By "force", I mean making public statements that back people into public corners. Rule 101 in negotiation is to allow the other side to save face in the process to allow each side to proclaim a fair compromise. In the last couple weeks, Chayut has indeed not said anything, which I'll take as a good sign; his public carping at the start of camp, though, was loud and confrontational. As for the Pats being "willing to make a better counter-offer", they didn't have a chance to! Silver's article in SI noted that the Pats offer was not a huge one, but also not a bad one. It was a place to begin negotiation, but Chayut rejected it out of hand. From Silver's article: The Patriots expected Branch's agent to make a counter offer and that negotiations would bridge the gap. Instead, Chayut rejected the deal outright and asked, as he had since March, that the team agree not to place a franchise tag on the wideout after '06. The Patriots refused, believing, in the words of one executive, that such a move would set a "horrible precedent." It's not just about "pride", it's about keeping negotiations for all players private. Pats management never takes these things public, and Chayut's doing so set a precedent that would embolden other agents dealing with the Pats in the future. That's in the team's best interests.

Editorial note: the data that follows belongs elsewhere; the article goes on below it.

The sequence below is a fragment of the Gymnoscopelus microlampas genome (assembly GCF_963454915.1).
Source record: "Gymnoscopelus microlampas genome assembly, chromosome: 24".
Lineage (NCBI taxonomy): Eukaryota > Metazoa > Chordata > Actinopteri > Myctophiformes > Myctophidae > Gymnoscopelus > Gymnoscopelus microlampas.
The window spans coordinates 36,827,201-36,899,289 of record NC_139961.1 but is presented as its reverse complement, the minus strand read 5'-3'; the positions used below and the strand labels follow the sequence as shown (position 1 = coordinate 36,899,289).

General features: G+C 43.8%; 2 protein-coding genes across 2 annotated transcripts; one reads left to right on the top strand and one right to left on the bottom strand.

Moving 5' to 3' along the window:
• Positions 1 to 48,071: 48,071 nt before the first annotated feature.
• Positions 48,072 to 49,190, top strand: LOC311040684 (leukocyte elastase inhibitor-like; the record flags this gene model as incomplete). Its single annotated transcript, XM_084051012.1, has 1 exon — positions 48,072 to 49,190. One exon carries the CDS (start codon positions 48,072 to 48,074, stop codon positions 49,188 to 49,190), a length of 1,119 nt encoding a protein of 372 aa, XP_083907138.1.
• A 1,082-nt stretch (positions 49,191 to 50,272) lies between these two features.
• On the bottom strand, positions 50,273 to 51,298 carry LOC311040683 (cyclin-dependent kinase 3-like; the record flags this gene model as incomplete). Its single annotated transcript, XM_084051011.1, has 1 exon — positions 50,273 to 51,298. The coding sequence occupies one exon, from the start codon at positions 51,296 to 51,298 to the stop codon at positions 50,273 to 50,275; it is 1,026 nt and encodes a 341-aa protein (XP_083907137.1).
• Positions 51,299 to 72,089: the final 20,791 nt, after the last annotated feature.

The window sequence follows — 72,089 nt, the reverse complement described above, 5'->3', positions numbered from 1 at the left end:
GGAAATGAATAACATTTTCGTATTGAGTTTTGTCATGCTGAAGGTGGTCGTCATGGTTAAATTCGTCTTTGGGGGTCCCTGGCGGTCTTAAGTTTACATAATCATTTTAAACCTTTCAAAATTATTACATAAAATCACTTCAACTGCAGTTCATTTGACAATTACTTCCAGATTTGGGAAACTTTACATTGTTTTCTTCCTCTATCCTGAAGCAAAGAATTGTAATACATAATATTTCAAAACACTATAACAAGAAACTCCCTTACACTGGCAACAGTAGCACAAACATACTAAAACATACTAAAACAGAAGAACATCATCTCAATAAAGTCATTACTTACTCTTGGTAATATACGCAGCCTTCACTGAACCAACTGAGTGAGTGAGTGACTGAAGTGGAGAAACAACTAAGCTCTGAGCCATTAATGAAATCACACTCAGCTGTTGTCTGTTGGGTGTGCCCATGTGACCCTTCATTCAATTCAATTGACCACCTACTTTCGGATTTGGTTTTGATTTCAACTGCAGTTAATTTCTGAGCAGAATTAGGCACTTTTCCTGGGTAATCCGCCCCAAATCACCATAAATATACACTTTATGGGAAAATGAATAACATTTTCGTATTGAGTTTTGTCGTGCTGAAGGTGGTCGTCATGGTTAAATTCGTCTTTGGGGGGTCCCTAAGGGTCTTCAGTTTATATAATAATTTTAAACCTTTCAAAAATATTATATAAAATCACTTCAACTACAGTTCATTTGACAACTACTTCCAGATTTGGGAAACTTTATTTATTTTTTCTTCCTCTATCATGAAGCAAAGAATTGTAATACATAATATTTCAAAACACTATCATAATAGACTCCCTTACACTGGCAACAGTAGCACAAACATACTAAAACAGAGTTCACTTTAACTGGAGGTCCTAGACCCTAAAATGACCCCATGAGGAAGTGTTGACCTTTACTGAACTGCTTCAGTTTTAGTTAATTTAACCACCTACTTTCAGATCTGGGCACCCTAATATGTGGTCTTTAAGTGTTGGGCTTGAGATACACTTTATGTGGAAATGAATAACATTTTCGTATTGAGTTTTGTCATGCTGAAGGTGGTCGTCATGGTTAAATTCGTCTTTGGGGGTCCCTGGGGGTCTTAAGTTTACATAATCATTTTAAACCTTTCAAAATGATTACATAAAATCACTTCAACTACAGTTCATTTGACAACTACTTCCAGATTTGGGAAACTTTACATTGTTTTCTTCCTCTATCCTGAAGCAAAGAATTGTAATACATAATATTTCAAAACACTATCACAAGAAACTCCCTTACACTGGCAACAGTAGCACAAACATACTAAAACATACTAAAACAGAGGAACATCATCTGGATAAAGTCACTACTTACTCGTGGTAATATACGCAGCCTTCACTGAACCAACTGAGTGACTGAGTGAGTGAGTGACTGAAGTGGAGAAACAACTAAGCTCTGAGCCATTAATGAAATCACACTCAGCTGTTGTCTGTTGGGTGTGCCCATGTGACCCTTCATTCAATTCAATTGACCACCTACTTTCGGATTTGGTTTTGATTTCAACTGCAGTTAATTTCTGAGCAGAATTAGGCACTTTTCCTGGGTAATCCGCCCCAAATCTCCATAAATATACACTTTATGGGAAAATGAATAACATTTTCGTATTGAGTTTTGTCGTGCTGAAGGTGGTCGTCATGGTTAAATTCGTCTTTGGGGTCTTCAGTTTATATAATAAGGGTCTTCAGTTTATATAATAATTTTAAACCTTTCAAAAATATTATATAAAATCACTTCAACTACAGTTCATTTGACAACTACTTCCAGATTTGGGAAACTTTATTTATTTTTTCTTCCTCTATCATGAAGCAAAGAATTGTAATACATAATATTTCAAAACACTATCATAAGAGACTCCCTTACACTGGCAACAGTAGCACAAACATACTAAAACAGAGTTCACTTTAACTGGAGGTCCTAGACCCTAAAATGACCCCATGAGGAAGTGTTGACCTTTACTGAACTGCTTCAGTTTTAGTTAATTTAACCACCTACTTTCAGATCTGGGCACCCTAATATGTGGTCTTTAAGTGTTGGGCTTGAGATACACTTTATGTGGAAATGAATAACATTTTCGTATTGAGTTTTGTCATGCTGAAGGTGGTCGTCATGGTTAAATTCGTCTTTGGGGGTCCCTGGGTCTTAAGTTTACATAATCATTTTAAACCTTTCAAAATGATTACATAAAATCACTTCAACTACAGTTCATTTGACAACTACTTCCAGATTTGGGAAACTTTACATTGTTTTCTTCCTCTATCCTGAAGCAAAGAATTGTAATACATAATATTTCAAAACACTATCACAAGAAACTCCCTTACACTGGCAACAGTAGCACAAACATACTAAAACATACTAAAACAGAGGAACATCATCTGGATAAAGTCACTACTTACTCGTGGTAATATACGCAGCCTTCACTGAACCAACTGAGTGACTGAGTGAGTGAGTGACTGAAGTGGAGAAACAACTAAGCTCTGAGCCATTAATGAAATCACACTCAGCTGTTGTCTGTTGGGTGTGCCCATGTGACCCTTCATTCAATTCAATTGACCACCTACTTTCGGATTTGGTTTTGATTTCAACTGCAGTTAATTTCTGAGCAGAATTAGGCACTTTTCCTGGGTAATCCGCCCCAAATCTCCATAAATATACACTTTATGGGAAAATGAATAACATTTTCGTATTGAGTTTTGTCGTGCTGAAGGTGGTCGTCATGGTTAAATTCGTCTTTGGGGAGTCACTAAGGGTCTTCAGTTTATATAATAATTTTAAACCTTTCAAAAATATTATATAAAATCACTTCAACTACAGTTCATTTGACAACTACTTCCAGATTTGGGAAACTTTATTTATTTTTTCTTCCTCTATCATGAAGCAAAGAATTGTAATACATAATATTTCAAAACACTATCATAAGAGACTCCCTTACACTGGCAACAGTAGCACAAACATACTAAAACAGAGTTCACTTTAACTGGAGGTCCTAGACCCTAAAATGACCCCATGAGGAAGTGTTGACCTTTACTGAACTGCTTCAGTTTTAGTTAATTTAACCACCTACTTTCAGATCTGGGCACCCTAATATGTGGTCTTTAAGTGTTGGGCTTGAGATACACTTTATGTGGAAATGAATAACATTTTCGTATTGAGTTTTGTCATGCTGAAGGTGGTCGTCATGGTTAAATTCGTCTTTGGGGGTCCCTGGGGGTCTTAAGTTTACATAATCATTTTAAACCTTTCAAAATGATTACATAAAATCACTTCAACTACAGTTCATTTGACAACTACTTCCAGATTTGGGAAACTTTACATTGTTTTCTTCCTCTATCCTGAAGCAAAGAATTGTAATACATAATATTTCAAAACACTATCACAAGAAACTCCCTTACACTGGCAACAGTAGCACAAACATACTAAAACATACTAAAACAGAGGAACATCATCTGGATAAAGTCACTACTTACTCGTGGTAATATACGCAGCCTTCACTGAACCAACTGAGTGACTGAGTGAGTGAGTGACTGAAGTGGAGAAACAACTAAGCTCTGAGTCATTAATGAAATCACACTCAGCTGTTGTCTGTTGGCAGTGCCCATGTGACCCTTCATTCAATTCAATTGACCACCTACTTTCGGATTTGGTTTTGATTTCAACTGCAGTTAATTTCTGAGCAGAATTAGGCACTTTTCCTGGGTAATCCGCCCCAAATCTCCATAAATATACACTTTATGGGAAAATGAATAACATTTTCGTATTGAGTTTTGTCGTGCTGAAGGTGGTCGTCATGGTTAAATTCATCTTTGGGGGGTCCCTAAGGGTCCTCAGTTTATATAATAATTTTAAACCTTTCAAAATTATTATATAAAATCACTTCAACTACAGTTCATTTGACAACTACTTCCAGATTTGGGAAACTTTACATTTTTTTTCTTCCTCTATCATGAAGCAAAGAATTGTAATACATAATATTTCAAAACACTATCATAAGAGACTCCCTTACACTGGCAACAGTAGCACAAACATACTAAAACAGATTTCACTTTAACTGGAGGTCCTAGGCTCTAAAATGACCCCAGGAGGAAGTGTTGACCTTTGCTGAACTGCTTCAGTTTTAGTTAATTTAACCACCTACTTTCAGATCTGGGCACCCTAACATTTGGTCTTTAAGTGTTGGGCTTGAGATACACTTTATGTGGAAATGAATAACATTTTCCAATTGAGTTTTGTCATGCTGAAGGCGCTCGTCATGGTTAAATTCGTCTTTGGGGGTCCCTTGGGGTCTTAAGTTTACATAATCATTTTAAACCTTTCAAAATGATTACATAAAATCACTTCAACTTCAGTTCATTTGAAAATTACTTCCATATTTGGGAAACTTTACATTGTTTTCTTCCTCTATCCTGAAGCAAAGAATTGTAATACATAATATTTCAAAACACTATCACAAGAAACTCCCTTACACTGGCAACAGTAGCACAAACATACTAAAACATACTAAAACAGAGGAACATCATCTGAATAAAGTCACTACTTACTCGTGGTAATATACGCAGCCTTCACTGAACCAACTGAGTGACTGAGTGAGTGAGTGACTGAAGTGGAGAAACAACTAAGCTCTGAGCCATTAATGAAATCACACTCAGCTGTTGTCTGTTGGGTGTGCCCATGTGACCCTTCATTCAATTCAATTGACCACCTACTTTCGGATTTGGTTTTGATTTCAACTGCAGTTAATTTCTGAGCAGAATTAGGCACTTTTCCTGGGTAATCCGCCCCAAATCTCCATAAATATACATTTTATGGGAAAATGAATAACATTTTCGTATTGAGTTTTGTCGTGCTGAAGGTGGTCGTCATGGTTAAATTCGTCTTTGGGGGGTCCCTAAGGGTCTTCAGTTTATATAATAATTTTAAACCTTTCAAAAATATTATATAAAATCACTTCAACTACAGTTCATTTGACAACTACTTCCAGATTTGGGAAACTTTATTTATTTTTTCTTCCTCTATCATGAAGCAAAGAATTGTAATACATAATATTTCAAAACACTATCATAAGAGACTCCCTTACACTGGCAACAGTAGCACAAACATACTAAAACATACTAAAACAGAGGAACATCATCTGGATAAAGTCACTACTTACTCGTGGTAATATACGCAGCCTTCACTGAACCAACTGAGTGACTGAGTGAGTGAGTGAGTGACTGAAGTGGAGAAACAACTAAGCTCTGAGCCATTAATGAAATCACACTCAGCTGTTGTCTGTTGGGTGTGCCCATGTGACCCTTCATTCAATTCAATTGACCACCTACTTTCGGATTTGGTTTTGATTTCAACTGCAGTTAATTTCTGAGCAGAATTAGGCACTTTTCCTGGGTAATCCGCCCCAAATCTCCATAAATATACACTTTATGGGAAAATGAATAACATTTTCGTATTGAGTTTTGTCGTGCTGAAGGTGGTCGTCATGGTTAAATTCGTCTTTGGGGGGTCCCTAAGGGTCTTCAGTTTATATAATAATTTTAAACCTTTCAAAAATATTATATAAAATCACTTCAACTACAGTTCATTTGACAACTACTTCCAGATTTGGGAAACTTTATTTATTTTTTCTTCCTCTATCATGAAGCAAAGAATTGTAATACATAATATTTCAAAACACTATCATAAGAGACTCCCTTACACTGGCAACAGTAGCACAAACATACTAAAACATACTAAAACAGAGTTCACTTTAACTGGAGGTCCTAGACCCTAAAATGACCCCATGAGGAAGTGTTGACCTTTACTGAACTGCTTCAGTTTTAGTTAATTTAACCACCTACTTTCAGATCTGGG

65
by GlennW (not verified) :: Thu, 08/17/2006 - 6:35pm

> Incidentally, you can’t compare to Givens and Randel El. (A) Both were grossly overpaid my opinion (and a lot of folks agree with me),